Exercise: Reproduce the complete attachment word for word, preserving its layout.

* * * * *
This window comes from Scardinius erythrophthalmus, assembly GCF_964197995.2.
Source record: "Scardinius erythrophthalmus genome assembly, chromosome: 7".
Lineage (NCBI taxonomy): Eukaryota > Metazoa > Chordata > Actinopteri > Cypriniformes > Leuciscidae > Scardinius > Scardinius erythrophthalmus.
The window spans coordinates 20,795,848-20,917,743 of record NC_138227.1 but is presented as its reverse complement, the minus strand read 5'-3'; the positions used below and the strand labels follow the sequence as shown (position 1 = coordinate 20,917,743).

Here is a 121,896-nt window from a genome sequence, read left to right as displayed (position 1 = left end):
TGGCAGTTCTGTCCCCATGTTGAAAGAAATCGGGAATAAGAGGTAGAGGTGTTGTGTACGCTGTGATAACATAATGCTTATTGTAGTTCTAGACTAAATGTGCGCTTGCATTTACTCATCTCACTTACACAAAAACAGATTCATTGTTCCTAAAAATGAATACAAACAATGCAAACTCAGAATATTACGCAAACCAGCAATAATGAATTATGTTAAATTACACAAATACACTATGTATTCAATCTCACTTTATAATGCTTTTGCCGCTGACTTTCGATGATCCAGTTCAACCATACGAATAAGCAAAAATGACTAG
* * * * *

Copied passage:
This window comes from Scardinius erythrophthalmus, assembly GCF_964197995.2.
Source record: "Scardinius erythrophthalmus genome assembly, chromosome: 7".
Lineage (NCBI taxonomy): Eukaryota > Metazoa > Chordata > Actinopteri > Cypriniformes > Leuciscidae > Scardinius > Scardinius erythrophthalmus.
The window spans coordinates 20,795,848-20,917,743 of record NC_138227.1 but is presented as its reverse complement, the minus strand read 5'-3'; the positions used below and the strand labels follow the sequence as shown (position 1 = coordinate 20,917,743).

Here is a 121,896-nt window from a genome sequence, read left to right as displayed (position 1 = left end):
TGGCAGTTCTGTCCCCATGTTGAAAGAAATCGGGAATAAGAGGTAGAGGTGTTGTGTACGCTGTGATAACATAATGCTTATTGTAGTTCTAGACTAAATGTGCGCTTGCATTTACTCATCTCACTTACACAAAAACAGATTCATTGTTCCTAAAAATGAATACAAACAATGCAAACTCAGAATATTACGCAAACCAGCAATAATGAATTATGTTAAATTACACAAATACACTATGTATTCAATCTCACTTTATAATGCTTTTGCCGCTGACTTTCGATGATCCAGTTCAACCATACGAATAAGCAAAAATGACTAG